AMSTERDAM, Dec 17 (Reuters) – German bond yields edged up in early Thursday trade, ahead of the country’s bond issuance outlook for next year.
After a record level of bond issuance this year, Europe’s benchmark bond issuer is expected to raise double the new debt — at nearly 180 billion euros — it initially envisaged for 2021.
Commerzbank analysts expect the release around 0900 GMT.
German 10-year yields were up one basis point in early trade, at -0.56%, just off one-week highs touched a day earlier.
“Looking at the underperformance of Bunds versus other developed markets and in particular versus swaps yesterday, it appears that some of that could be also be owed to the market anticipating a significantly higher bond issuance volume of up to EUR280bn,” ING analysts told clients.
Euro zone bond yields led by Germany jumped on Wednesday after better-than-expected business sector data readings for December, which pushed the country’s 10-year yield up some 5 basis points, their biggest daily jump in over two weeks.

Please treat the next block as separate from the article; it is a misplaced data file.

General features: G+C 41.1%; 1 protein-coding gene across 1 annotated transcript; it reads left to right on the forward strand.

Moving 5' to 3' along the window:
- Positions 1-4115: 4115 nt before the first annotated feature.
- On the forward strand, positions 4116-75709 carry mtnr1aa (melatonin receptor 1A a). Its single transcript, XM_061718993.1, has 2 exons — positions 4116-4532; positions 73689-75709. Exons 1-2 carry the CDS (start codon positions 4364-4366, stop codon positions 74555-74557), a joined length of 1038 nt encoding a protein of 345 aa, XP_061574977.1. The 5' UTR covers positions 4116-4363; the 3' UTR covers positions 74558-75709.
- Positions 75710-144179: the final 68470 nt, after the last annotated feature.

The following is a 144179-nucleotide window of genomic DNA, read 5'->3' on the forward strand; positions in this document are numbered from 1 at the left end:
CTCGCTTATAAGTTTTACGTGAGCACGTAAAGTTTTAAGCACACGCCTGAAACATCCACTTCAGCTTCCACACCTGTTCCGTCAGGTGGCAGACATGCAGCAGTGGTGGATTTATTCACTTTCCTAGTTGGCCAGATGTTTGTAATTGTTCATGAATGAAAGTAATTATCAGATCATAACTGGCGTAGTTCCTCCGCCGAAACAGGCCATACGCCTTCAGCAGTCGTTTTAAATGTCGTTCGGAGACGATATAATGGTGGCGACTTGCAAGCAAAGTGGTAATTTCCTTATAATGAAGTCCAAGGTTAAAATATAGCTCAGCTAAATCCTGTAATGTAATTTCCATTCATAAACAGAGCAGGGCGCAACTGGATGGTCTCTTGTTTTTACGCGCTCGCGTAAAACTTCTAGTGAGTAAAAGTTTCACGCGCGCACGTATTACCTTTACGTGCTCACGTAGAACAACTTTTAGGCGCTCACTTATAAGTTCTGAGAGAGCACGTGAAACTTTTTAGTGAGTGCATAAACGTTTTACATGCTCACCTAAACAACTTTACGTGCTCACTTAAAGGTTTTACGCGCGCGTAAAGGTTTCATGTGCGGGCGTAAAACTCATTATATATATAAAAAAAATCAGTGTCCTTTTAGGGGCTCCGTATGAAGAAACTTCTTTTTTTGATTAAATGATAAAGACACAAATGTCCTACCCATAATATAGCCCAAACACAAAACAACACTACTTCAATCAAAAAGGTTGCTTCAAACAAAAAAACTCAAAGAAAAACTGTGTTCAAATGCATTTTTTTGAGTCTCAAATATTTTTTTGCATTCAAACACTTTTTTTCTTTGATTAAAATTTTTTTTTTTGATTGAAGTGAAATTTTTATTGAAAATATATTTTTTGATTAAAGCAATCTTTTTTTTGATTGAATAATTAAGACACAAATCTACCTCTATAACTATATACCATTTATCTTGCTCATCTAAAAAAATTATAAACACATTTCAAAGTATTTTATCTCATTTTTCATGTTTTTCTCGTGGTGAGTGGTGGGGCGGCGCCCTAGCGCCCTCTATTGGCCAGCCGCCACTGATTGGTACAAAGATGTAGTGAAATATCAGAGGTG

“However, much will also depend on the split between short-term money market funding, which was wound down again this quarter, and the longer term bond market,” ING analysts said.
A 50-50 split between the two segments would lead to issuance closer to 240 billion euros, they said.
Positive risk sentiment on the back of progress on U.S. stimulus, where negotiators were closing in on a $900 billion COVID-19 aid bill, and hopes for a Brexit trade deal probably also hurt safe-haven bonds.
There was little impact on euro zone bonds from the U.S. Federal Reserve meeting, which said it would maintain its current bond-buying policy until significant progress in the U.S. economic recovery is made. That led to only a modest steepening of the Treasury yield curve.
The gap between U.S. and German 10-year yields was at 149 basis points, just off its lowest in nearly two weeks.
Reporting by Yoruk Bahceli, Editing by Timothy Heritage